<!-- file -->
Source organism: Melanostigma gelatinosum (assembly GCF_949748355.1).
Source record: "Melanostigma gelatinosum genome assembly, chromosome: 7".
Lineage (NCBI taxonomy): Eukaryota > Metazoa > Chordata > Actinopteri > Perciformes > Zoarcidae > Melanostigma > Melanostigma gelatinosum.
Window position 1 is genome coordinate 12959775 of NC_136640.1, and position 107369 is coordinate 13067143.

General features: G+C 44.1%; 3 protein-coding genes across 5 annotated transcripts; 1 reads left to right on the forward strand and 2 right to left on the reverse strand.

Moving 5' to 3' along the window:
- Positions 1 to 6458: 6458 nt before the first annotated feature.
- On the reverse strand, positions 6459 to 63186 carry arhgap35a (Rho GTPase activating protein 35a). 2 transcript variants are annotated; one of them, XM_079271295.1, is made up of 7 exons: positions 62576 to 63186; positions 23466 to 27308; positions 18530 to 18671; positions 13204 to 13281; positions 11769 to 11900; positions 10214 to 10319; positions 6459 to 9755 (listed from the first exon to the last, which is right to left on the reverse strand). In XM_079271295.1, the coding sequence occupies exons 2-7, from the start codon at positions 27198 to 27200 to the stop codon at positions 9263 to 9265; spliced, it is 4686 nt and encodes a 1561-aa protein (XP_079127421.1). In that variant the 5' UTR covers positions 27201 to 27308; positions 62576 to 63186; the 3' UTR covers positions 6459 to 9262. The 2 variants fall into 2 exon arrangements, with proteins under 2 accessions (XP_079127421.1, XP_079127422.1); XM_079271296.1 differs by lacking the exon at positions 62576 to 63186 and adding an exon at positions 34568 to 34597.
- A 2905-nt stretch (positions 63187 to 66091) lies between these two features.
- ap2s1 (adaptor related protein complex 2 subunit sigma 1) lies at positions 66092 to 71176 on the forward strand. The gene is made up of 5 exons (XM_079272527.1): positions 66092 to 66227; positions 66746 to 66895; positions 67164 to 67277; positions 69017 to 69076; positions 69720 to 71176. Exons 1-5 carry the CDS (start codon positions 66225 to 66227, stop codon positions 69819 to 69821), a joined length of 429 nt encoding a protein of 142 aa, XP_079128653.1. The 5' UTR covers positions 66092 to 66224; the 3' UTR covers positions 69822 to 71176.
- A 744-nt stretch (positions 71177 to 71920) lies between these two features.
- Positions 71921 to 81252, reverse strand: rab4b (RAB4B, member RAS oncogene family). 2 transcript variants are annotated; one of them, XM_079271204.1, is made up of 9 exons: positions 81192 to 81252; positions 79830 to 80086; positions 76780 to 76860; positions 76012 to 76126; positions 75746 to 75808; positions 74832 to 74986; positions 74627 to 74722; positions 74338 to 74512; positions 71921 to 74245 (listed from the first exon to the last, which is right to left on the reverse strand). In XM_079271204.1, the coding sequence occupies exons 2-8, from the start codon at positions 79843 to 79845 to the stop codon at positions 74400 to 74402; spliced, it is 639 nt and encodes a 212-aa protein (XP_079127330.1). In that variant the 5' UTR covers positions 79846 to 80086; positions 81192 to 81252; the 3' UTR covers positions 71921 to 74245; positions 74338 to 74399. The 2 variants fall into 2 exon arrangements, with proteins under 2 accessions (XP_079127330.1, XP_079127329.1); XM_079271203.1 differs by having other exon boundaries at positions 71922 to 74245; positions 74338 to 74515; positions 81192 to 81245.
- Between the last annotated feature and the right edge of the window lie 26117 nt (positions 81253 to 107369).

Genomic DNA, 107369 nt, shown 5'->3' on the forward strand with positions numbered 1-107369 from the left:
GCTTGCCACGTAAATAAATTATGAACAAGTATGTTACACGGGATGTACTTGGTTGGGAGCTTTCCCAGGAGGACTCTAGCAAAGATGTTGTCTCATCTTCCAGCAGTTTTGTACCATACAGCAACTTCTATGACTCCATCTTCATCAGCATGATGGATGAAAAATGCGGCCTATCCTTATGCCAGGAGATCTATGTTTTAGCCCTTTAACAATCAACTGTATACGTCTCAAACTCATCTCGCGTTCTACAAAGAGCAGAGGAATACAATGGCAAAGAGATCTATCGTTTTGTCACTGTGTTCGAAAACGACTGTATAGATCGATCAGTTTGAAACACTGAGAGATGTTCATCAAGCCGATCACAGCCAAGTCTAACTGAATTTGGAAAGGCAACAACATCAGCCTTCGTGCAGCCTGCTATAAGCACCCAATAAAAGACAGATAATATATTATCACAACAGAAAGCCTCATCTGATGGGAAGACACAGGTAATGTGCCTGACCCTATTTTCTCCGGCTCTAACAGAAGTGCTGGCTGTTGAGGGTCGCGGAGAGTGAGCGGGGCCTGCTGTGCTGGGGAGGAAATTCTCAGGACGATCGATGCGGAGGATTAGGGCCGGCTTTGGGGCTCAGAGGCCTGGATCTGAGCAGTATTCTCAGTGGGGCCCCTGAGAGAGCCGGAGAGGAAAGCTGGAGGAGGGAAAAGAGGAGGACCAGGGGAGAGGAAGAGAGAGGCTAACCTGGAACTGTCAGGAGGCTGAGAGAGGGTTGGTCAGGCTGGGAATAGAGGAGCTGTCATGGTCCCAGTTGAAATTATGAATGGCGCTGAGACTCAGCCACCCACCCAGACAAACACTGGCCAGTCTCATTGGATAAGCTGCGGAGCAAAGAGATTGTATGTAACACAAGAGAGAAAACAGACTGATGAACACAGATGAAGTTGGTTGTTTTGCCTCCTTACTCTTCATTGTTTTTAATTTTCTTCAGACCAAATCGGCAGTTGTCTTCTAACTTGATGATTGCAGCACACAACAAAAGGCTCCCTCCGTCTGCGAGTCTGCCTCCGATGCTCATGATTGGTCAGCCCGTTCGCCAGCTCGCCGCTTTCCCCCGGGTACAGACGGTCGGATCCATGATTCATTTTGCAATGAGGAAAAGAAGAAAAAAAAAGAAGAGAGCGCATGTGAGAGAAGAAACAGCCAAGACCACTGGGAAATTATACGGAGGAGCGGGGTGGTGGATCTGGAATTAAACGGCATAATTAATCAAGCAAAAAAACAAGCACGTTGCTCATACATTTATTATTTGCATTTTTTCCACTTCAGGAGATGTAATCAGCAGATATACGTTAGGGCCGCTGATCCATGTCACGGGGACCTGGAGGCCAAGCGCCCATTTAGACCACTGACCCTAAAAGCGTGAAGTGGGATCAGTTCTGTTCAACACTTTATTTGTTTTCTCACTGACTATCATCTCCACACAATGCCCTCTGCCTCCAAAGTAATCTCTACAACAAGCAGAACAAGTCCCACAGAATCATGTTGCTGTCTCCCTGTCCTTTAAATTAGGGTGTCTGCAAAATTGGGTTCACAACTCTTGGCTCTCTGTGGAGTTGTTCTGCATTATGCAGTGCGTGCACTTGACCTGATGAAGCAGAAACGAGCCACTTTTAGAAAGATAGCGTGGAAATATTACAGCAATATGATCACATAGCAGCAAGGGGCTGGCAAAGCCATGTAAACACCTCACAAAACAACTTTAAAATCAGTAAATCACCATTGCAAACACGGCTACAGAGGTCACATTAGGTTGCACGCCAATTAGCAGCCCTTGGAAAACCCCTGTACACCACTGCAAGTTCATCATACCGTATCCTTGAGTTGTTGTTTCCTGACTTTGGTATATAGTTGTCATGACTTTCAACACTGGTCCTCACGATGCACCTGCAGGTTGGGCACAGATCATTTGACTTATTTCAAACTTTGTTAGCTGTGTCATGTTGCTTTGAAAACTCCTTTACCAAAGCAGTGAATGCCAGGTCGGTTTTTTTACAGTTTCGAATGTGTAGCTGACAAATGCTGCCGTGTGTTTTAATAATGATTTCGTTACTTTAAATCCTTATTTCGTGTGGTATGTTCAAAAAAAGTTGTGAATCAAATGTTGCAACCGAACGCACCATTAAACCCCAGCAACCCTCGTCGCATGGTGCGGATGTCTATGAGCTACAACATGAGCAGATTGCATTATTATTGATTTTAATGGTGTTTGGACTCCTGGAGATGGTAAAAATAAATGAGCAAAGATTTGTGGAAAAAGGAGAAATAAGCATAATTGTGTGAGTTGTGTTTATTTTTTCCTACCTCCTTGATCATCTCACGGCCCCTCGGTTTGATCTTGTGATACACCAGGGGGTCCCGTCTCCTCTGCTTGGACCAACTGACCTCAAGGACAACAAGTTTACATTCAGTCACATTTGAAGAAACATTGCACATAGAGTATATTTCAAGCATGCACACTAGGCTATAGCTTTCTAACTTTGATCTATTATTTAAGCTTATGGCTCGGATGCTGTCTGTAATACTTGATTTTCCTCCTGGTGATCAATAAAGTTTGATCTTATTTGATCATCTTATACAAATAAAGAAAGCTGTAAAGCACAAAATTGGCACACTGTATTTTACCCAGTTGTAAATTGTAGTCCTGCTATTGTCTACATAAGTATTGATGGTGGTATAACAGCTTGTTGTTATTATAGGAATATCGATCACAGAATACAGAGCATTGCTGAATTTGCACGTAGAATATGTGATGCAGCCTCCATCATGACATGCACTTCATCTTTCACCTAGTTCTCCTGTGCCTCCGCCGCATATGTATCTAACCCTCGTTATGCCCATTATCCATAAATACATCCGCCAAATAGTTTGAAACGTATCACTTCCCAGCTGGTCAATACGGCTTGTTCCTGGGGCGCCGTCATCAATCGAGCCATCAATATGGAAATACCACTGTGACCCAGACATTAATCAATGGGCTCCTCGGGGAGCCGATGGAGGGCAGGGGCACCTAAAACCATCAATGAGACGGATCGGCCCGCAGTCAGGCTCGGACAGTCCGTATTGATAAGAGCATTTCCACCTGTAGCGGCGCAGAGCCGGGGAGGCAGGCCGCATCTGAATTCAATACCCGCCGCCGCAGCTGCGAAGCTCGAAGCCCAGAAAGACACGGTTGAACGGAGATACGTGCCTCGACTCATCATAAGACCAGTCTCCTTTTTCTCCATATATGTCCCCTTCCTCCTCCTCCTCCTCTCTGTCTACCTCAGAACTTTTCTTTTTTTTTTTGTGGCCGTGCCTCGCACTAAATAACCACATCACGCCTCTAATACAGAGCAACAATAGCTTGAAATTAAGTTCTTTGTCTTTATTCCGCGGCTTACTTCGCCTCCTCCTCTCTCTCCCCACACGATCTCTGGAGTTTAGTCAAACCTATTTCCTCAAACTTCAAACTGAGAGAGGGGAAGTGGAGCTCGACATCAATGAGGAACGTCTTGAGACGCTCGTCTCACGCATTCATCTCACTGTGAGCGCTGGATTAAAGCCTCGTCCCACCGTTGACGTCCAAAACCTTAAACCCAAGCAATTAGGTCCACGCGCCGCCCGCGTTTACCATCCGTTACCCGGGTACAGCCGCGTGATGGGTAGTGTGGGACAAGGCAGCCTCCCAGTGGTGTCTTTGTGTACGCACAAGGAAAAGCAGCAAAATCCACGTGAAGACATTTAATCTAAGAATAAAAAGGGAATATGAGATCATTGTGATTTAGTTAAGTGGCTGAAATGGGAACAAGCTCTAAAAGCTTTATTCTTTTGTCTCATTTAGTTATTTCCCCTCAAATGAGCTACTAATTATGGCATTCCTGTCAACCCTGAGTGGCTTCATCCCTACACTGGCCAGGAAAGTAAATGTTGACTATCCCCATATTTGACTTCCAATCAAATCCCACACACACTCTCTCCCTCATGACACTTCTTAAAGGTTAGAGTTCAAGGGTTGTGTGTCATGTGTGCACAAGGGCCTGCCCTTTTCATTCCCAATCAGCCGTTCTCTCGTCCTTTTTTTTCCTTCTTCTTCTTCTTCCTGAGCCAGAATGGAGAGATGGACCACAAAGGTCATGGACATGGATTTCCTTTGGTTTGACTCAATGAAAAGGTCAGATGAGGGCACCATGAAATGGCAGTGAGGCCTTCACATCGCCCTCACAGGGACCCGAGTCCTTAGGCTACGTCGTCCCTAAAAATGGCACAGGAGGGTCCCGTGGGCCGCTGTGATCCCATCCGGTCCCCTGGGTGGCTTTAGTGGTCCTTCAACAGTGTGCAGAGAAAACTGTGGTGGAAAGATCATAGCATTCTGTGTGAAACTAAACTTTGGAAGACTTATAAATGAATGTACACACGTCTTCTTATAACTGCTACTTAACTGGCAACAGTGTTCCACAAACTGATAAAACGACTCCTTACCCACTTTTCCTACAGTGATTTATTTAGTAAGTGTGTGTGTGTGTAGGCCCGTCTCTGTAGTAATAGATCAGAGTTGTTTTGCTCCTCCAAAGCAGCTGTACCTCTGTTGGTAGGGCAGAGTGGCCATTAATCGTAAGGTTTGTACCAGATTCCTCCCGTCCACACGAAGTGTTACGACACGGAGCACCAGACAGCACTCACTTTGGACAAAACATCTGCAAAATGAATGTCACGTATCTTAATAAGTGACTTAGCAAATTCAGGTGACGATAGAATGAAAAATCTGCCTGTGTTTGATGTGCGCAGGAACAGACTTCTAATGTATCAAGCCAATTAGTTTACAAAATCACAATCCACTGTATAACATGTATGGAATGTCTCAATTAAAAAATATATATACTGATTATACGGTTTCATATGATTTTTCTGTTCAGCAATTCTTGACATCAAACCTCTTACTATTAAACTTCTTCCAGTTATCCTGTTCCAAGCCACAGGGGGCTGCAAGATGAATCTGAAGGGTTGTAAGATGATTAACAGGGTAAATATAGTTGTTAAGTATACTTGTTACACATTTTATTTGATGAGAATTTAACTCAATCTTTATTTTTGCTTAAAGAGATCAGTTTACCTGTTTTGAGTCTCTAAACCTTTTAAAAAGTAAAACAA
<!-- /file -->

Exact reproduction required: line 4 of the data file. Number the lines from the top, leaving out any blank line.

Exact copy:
Window position 1 is genome coordinate 12959775 of NC_136640.1, and position 107369 is coordinate 13067143.